Before reading the article:
Now, read the article, “Nobody Hosted the Oscars. And They Did a Fine Job of It,” and answer the following questions:
1. James Poniewozik, who wrote the article, compared watching the Academy Awards to “eating off a conveyor belt.” How did he explain this statement?
2. Who made up the “string of mini-hosts?”
3. What awards did Hannah Beachler and Ruth E. Carter win? How did they make Oscar history?
4. What does the article suggest may be the “secret” to awards shows?
5. What examples are given for the suggestion that magical moments are possible if people “get out of the way and hope?” Do you agree?
Finally, tell us more about what you think:
“What Do the Oscars Gain by Losing a Host?” — an article published in January — suggested reasons this year’s telecast may be just fine without a host. Kyle Buchanan writes:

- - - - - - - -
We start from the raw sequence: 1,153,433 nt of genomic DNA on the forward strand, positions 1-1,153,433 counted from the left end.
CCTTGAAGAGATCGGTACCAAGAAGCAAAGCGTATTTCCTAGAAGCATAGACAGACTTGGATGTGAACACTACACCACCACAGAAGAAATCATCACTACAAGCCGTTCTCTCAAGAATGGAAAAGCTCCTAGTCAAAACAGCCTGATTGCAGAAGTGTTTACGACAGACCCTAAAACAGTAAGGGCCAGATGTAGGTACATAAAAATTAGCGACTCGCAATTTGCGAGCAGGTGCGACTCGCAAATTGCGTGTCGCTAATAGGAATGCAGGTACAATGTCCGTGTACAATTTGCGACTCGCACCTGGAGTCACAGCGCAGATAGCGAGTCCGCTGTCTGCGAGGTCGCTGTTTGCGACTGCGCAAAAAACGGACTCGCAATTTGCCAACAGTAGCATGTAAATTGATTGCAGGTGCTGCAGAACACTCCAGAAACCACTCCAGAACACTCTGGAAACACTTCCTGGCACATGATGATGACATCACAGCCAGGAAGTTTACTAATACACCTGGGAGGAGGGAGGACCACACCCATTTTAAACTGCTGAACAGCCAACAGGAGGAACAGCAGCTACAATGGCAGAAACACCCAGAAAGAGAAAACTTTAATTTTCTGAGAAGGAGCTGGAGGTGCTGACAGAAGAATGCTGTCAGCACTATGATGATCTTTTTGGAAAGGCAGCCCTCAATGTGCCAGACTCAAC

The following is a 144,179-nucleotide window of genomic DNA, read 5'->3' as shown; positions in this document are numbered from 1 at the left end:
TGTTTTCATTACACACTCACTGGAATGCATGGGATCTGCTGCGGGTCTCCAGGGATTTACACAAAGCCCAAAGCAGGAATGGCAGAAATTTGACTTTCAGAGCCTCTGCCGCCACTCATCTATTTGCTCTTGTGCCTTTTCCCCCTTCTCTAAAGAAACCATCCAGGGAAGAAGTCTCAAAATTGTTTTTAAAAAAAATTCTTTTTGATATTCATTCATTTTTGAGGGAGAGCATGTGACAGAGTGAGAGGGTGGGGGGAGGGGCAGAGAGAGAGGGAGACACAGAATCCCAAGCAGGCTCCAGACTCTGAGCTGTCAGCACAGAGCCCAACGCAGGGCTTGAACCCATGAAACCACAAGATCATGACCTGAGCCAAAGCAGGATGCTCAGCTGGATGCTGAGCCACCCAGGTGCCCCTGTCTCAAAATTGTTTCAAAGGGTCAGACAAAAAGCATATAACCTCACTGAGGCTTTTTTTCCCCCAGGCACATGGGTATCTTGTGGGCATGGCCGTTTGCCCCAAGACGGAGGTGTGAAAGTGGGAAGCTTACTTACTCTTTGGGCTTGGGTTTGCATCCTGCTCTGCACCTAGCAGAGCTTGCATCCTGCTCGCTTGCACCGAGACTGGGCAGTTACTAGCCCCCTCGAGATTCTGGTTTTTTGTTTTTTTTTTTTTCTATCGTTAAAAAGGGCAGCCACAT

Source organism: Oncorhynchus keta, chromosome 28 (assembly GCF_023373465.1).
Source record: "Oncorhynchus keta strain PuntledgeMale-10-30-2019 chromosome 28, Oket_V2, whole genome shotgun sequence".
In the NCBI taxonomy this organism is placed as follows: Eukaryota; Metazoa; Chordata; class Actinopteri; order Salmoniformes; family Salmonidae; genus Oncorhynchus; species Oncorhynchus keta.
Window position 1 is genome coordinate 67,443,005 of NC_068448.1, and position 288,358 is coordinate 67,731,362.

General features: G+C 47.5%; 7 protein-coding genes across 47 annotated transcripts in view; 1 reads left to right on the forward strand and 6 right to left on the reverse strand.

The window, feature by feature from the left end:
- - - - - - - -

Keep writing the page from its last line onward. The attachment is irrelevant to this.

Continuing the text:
… One of the academy’s oft-stated priorities is to trim the telecast to a slim three hours, and with no monologue nor a host to keep cutting back to, the proceedings should at least be shorter.
It’s here I should note that the host tends to be both the most overrated and underrated part of any Oscar telecast. Overrated, because after that first commercial break, the host pops up much less frequently than you might think, a format that allows presenters and winners to come to the fore. Outside of the monologue, you’re liable to remember only one other significant moment from any given Oscar host.
If you watched the Oscars on Sunday night and have seen previous ceremonies that had a host, how do the two compare? Do you think the Oscars are better with a host — or does it not matter?
Do you agree that the host’s role tends to be “the most overrated and underrated part” of the show? Explain. Nevertheless, if the Academy Awards were to feature a host or hosts next year, who would you like to see? Why?